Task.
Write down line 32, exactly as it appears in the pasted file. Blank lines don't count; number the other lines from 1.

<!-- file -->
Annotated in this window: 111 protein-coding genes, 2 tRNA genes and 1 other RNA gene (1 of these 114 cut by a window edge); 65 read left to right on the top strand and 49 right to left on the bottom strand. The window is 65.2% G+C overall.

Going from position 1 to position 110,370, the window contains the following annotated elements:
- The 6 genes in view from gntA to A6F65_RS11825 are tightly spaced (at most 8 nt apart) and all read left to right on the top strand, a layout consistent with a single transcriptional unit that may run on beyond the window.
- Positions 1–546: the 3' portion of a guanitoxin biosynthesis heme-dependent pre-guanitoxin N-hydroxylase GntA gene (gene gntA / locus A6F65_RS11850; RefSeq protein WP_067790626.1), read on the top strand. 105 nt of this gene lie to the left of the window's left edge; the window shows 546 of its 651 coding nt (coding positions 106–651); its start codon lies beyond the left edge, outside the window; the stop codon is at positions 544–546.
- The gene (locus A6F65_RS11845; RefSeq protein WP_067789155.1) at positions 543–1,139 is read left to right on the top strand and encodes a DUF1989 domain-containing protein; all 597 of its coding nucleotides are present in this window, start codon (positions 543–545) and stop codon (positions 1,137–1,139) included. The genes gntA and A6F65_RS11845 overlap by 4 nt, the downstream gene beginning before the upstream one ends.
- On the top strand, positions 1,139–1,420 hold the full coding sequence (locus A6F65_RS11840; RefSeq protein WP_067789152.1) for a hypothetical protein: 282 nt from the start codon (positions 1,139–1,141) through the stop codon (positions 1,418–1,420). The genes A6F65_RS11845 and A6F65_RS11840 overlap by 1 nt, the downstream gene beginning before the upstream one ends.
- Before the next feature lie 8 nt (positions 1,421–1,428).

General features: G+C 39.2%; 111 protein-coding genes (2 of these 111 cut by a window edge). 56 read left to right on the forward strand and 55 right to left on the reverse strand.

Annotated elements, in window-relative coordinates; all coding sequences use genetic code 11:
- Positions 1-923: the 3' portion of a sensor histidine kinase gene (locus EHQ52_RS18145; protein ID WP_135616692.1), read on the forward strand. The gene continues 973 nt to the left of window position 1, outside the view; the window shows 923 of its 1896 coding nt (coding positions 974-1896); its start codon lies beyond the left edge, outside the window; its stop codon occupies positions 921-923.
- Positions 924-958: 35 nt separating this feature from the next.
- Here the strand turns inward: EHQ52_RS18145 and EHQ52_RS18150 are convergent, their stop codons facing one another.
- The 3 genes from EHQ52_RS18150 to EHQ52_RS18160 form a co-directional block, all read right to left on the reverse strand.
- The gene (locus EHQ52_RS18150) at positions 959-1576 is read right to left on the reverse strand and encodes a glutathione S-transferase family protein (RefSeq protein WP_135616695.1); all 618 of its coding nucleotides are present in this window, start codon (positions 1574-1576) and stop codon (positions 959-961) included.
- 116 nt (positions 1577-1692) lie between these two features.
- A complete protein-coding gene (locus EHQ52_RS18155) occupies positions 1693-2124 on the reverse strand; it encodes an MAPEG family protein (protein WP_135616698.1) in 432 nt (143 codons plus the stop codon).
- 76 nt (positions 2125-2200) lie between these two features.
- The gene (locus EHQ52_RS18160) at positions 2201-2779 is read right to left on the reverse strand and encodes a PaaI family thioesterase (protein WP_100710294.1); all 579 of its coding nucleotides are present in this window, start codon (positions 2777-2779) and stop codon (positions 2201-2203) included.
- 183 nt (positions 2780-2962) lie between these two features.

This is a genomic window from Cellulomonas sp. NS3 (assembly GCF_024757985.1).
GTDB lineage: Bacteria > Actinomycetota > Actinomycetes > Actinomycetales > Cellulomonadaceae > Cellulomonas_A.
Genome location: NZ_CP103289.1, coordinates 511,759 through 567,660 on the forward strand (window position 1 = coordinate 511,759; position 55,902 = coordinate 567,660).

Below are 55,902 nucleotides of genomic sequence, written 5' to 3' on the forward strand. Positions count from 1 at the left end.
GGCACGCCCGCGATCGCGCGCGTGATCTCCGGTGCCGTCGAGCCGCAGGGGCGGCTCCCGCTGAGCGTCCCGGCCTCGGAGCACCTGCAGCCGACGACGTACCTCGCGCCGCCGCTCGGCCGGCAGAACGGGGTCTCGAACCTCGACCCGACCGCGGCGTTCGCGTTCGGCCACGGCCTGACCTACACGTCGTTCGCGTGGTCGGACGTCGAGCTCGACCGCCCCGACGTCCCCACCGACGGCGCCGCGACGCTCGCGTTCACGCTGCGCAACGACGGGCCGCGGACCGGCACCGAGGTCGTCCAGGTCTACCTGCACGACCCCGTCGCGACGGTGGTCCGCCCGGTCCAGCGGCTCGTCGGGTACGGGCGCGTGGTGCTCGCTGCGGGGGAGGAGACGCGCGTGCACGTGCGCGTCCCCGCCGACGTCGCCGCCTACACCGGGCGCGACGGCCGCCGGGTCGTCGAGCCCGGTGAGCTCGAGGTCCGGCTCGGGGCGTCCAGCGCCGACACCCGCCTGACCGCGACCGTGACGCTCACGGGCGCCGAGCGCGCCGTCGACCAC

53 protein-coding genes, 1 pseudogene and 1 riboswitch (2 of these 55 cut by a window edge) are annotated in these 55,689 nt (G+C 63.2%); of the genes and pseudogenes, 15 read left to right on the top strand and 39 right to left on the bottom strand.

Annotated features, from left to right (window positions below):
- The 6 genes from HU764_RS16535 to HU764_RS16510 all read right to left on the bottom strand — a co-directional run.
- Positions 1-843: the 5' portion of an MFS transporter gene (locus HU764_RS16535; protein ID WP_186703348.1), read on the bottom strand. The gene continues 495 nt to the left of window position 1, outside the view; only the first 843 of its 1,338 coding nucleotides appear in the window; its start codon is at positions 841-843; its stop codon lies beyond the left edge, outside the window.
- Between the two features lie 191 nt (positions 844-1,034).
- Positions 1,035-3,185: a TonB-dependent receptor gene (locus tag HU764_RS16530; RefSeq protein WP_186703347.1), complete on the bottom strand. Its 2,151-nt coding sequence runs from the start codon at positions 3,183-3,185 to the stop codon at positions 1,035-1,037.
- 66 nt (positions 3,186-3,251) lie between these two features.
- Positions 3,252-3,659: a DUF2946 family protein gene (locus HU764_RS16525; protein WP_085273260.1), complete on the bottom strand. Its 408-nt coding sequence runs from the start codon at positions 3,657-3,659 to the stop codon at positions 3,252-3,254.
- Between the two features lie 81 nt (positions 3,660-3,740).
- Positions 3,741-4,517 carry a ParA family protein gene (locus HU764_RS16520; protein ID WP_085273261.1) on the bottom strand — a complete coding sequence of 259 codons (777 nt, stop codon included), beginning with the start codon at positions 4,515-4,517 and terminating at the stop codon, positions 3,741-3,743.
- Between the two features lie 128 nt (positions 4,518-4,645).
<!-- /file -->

- Positions 3,252-3,659: a DUF2946 family protein gene (locus HU764_RS16525; protein WP_085273260.1), complete on the bottom strand. Its 408-nt coding sequence runs from the start codon at positions 3,657-3,659 to the stop codon at positions 3,252-3,254.